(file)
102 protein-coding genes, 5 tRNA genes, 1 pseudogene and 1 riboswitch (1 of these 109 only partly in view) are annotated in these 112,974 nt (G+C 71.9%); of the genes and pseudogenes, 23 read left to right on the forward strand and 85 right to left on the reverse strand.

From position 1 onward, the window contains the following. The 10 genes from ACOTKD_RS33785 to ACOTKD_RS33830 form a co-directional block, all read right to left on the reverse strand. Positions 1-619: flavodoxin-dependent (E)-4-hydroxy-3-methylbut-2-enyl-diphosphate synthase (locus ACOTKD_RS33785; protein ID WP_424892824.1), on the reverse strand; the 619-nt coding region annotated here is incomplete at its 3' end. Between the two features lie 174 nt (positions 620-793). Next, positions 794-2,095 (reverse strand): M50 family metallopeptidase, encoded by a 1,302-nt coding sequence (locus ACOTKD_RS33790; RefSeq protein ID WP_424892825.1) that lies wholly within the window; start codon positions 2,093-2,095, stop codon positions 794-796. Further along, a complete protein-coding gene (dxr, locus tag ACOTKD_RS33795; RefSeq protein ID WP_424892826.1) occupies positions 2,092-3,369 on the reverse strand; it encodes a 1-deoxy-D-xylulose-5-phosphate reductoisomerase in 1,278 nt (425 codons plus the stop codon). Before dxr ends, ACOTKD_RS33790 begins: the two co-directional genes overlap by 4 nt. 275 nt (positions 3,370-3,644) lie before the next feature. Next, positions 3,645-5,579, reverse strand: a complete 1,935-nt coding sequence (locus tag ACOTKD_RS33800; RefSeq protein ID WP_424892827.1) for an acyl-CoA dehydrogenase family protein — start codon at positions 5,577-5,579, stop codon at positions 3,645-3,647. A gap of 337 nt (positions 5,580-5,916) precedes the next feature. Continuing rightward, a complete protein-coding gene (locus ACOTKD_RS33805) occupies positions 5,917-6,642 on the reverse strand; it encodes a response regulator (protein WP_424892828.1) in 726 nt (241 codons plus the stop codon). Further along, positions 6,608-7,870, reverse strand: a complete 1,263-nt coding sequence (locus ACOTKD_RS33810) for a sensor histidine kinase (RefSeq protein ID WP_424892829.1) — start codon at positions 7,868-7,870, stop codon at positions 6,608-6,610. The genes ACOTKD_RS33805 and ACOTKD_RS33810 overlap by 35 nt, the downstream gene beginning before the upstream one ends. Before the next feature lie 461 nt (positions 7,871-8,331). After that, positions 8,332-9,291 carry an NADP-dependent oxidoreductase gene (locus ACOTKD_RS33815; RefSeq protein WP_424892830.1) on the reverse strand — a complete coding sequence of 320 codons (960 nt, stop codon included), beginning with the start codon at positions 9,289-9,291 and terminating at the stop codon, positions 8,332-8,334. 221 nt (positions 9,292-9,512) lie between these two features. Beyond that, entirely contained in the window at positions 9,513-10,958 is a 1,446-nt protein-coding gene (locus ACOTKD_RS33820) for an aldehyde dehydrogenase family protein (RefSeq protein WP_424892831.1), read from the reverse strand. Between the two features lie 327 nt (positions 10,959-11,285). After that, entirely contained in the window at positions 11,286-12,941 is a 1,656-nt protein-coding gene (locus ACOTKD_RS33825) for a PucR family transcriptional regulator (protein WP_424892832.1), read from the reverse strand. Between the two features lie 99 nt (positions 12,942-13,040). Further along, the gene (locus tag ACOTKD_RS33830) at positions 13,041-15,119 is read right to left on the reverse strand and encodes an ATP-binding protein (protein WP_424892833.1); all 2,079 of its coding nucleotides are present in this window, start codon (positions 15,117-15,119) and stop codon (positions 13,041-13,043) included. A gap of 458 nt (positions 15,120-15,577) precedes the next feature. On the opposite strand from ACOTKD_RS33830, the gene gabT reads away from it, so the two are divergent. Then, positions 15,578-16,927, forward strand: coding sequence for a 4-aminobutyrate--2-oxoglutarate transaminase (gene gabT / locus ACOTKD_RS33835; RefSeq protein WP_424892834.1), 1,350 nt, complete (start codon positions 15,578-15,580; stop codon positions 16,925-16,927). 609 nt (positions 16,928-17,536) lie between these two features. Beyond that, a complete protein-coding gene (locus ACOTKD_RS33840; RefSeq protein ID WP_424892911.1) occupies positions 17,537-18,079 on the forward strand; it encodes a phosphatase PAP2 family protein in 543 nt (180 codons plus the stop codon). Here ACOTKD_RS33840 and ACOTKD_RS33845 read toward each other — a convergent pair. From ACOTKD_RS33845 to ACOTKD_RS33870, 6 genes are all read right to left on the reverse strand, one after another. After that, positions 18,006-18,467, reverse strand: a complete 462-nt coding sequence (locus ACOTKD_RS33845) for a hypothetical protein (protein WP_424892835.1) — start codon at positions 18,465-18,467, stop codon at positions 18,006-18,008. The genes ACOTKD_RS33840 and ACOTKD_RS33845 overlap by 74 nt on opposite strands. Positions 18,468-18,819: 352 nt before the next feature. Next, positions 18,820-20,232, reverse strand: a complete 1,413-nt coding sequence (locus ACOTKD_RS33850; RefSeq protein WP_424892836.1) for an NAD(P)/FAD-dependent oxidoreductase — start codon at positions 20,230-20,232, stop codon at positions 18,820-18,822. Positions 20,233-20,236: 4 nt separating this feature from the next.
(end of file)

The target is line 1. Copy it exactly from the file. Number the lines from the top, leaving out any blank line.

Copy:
102 protein-coding genes, 5 tRNA genes, 1 pseudogene and 1 riboswitch (1 of these 109 only partly in view) are annotated in these 112,974 nt (G+C 71.9%); of the genes and pseudogenes, 23 read left to right on the forward strand and 85 right to left on the reverse strand.